Fifteen years ago, Craig Bowler could never have imagined he would be a Commonwealth bronze medallist. 

Bowler, 43, tried to end his own life but instead suffered injuries that left him as a triple amputee, meaning he now only had use of his left arm.

But it is with that left arm that Bowler plays bowls, the sport that turned his life around and has now earned him a bronze medal in the men’s para pairs with Kieran Rollings. 

Bowler and Rollings cut disconsolate figures after their semi-final defeat to England on Monday, but there was no way they were leaving Leamington Spa without a medal. 

For Bowler, it is the fitting culmination of a lengthy process of hardship and healing. 

“I've been on a long journey,” said Bowler. “I've turned my life around and bowls was a saviour.  

“It helped me a hell of a lot. I made a lot of friends and if I didn't play bowls, I wouldn't be standing with this man winning a bronze medal.  

“That felt like a gold medal to me. I'm absolutely overwhelmed and really pleased.”

The duo were utterly dominant in their bronze medal match, quickly establishing a seven-shot lead within five ends that they never relinquished.  

And Rollings, who lost at the same stage in 2018, was thrilled with how the pair performed after a disappointing semi-final.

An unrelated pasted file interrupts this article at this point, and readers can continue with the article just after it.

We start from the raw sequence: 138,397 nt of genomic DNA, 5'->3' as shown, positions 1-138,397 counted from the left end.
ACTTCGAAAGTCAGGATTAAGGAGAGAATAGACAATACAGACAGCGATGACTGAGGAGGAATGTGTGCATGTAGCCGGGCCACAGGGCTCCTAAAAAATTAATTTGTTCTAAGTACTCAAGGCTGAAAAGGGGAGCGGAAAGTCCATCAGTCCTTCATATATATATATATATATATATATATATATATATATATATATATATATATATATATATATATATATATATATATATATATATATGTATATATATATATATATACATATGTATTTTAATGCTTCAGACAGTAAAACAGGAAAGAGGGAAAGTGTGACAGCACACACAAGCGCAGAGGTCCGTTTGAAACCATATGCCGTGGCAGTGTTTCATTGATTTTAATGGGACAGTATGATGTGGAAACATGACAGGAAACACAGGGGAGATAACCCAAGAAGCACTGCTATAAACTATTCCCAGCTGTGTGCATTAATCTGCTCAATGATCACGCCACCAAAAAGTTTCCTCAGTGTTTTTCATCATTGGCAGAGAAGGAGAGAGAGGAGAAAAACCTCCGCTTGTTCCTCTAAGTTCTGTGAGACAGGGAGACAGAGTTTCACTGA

“We played really well as a pair,” said Rollings. “There was nothing stopping us from showing fight out there today.  

“I've been in that position before and it's tough to keep positive especially if you start to lose bowls.  

“But we kept strong out there, we kept going and we kept the fight up. I'm really impressed with that performance.” 

The pair now walk away as Commonwealth bronze medallists, and 22-year-old Rollings admitted it was a lot to come to terms with. 

"It's a bit raw now but you just feel an immense pride to go out there for your country and get a medal,” added Rollings,. 

“To bring it home on home soil makes it even better." 

Bowler is a larger-than-life character on the green, with his catchphrase of ‘Boom!’ adorning his prosthetic legs and wheelchair, while the 43-year-old also sprayed a St George’s cross into his hair for the Games. 

Rollings is the more reserved of the enigmatic duo and admits he won’t be asking for Bowler’s hairdresser’s number. 

“When I first turned up, I said it was a bit daft for a grown man,” joked Rollings. 

“But we've gone out there proud of our country. It's a bit of a step too far for me, but he can keep it up. 

For Bowler, even competing at these Games was beyond his wildest dreams and the bronze medallist believes his victory was a case of meant to be. 

“Everything happens for a reason and maybe that reason's for me to be standing here with you now,” said Bowler. 

“Every negative into a positive and just keep fighting as we showed as a team today.”